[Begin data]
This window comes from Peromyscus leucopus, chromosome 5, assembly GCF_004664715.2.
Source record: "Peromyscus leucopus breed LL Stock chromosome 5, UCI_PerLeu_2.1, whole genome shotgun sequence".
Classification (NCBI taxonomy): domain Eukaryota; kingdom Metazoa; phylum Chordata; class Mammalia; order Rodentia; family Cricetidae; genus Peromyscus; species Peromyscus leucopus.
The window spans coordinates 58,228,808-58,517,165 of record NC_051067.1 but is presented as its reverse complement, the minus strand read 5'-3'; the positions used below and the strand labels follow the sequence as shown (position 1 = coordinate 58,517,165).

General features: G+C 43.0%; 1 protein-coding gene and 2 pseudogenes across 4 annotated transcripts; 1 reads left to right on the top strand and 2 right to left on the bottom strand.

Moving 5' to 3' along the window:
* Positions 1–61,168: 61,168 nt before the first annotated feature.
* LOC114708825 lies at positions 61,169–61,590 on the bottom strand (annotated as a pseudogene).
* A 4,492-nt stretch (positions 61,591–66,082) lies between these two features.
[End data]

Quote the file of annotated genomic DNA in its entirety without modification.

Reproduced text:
This window comes from Peromyscus leucopus, chromosome 5, assembly GCF_004664715.2.
Source record: "Peromyscus leucopus breed LL Stock chromosome 5, UCI_PerLeu_2.1, whole genome shotgun sequence".
Classification (NCBI taxonomy): domain Eukaryota; kingdom Metazoa; phylum Chordata; class Mammalia; order Rodentia; family Cricetidae; genus Peromyscus; species Peromyscus leucopus.
The window spans coordinates 58,228,808-58,517,165 of record NC_051067.1 but is presented as its reverse complement, the minus strand read 5'-3'; the positions used below and the strand labels follow the sequence as shown (position 1 = coordinate 58,517,165).

General features: G+C 43.0%; 1 protein-coding gene and 2 pseudogenes across 4 annotated transcripts; 1 reads left to right on the top strand and 2 right to left on the bottom strand.

Moving 5' to 3' along the window:
* Positions 1–61,168: 61,168 nt before the first annotated feature.
* LOC114708825 lies at positions 61,169–61,590 on the bottom strand (annotated as a pseudogene).
* A 4,492-nt stretch (positions 61,591–66,082) lies between these two features.